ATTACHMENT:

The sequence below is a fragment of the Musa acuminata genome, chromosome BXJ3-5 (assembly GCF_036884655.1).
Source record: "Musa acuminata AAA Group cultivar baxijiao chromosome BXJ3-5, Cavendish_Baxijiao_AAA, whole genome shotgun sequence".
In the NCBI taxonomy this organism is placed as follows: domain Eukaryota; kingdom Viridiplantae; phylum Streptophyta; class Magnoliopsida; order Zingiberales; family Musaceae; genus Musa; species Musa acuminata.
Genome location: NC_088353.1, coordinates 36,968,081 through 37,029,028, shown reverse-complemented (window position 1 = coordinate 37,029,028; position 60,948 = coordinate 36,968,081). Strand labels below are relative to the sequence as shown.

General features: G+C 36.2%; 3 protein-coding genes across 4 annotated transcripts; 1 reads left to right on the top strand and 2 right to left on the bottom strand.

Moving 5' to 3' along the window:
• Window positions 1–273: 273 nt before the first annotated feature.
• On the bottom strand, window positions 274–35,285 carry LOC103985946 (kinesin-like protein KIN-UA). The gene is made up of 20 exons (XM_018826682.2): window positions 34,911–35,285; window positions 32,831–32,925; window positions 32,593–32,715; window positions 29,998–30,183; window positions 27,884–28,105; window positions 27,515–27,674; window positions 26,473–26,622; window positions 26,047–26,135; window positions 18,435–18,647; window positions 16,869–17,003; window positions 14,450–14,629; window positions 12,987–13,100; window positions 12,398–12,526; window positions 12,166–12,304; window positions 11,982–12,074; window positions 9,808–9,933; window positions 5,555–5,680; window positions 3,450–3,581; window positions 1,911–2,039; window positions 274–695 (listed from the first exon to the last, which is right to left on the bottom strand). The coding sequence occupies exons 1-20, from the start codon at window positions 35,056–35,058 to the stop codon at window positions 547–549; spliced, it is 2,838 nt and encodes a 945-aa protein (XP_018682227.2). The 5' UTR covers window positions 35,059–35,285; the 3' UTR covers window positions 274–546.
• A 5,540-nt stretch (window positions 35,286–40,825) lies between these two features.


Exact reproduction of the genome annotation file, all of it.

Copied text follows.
The sequence below is a fragment of the Musa acuminata genome, chromosome BXJ3-5 (assembly GCF_036884655.1).
Source record: "Musa acuminata AAA Group cultivar baxijiao chromosome BXJ3-5, Cavendish_Baxijiao_AAA, whole genome shotgun sequence".
In the NCBI taxonomy this organism is placed as follows: domain Eukaryota; kingdom Viridiplantae; phylum Streptophyta; class Magnoliopsida; order Zingiberales; family Musaceae; genus Musa; species Musa acuminata.
Genome location: NC_088353.1, coordinates 36,968,081 through 37,029,028, shown reverse-complemented (window position 1 = coordinate 37,029,028; position 60,948 = coordinate 36,968,081). Strand labels below are relative to the sequence as shown.

General features: G+C 36.2%; 3 protein-coding genes across 4 annotated transcripts; 1 reads left to right on the top strand and 2 right to left on the bottom strand.

Moving 5' to 3' along the window:
• Window positions 1–273: 273 nt before the first annotated feature.
• On the bottom strand, window positions 274–35,285 carry LOC103985946 (kinesin-like protein KIN-UA). The gene is made up of 20 exons (XM_018826682.2): window positions 34,911–35,285; window positions 32,831–32,925; window positions 32,593–32,715; window positions 29,998–30,183; window positions 27,884–28,105; window positions 27,515–27,674; window positions 26,473–26,622; window positions 26,047–26,135; window positions 18,435–18,647; window positions 16,869–17,003; window positions 14,450–14,629; window positions 12,987–13,100; window positions 12,398–12,526; window positions 12,166–12,304; window positions 11,982–12,074; window positions 9,808–9,933; window positions 5,555–5,680; window positions 3,450–3,581; window positions 1,911–2,039; window positions 274–695 (listed from the first exon to the last, which is right to left on the bottom strand). The coding sequence occupies exons 1-20, from the start codon at window positions 35,056–35,058 to the stop codon at window positions 547–549; spliced, it is 2,838 nt and encodes a 945-aa protein (XP_018682227.2). The 5' UTR covers window positions 35,059–35,285; the 3' UTR covers window positions 274–546.
• A 5,540-nt stretch (window positions 35,286–40,825) lies between these two features.